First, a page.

Wednesday, February 29, 2012

Group Stages and Reaching Training Objectives

In this post I want to examine how group dynamics affect performance objectives and the implications on syllabus development.  For the past few weeks, I have been searching my university database for applicable research on the subject in TESOL and general adult education.  While the results are clear that collaborative learning benefits training, I have been unable to find references to show how group development impacts results (except in e-learning).  If you are aware of research please let me know.  I’m sure some of the books I see on the MA TESOL reading list must include this subject.

The stages of group development have remained relatively intact since Tuckman’s forming, storming, norming, performing, adjourning framework in 1965.  To this, we’ll add Lencioni’s Five Dysfunctions of a Team, a bestseller now prevalent in management training.  While nearly 50 years apart, these two structures are aligned.  In fact, Lencioni’s dysfunctions seem to reinforce Tuckman’s legendary model.  The dysfunctions result when the stages are not properly resolved.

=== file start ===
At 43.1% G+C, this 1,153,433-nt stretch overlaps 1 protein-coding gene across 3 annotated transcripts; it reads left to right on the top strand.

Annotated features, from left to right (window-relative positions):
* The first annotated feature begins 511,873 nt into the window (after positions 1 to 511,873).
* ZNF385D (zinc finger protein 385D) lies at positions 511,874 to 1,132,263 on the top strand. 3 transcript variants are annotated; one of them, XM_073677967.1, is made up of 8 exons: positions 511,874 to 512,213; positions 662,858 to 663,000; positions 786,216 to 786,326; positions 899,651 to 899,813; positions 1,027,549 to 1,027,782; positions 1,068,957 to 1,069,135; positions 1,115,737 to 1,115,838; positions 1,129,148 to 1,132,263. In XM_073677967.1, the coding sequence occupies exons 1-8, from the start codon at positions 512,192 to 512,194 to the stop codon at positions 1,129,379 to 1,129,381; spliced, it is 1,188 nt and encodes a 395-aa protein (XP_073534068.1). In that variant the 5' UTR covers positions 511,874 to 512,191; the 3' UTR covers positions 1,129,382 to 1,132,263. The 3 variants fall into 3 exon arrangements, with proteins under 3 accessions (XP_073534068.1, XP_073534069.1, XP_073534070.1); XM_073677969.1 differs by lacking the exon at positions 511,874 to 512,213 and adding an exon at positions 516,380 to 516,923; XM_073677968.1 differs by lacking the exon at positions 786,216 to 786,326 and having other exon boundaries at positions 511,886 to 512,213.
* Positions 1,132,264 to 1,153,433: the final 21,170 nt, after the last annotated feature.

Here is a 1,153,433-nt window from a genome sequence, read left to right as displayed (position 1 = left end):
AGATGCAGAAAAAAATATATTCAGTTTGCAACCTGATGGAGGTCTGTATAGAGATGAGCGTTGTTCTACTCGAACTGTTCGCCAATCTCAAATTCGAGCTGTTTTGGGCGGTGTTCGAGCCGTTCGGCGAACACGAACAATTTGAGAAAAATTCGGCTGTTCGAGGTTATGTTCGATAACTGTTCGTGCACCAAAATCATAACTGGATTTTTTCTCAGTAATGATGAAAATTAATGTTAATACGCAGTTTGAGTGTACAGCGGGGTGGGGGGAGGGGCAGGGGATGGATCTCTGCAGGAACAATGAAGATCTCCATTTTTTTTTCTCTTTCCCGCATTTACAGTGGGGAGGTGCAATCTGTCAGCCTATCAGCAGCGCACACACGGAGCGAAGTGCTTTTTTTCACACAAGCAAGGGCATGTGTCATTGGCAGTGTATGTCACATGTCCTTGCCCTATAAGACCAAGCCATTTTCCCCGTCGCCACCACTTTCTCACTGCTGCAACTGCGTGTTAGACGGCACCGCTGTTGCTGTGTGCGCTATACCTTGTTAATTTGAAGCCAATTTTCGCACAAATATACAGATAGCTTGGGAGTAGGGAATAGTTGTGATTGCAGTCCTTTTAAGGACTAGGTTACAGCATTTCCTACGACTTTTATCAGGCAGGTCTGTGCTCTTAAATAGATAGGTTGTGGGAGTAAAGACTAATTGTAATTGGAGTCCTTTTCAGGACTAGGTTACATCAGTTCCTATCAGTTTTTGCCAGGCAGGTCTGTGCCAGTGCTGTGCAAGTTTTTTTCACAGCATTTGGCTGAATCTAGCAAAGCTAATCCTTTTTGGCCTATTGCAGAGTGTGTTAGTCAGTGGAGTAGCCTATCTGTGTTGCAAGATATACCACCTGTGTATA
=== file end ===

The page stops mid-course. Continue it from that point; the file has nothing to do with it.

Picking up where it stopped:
Tuckman’s Five Stages of Team Development
Lencioni’s Five Dysfunctions of a Team
Forming
Absence of Trust (Invulnerability)
Storming
Fear of Conflict (False Harmony)
Norming
Lack of Commitment (Ambiguity)
Performing
Avoidance of Accountability (Low Standards)
Adjourning
Inattention to Results



Taking it a step further, we can apply the dysfunctions of a team to common class problems, both student-to-student and student-to-trainer.

Dysfunction
Classroom Effects
Absence of Trust
Group and pair work is constrained.
Learner opinions are formed only by role-play cues.
Poor learner interaction without trainer involvement.
Open discussion activities fail.
Learners doubt course material and trainer.
Fear of Conflict
Learners withhold opinions until trainer establishes popular views.
Discussions are lifeless and students remain passive.
Trainer is unable to obtain feedback on training and learning styles.
Trainer is unable to assess whether materials fit learners’ needs.
Lack of Commitment
Dropping attendance.
Low homework / self-study completion.
Learners do not consider or provide material to improve course.
Learners do not listen to their classmates.
Learners do not use trainer as a resource outside of lesson.
Avoidance of Accountability
Unclear progress, no pressure to improve.
Learners merely repeatedly practice the language they already know.
Trainer does not introduce or enforce risk taking or improved performance.
Inattention to Results
Learners do not notice what they have learned / do not apply lessons to real life.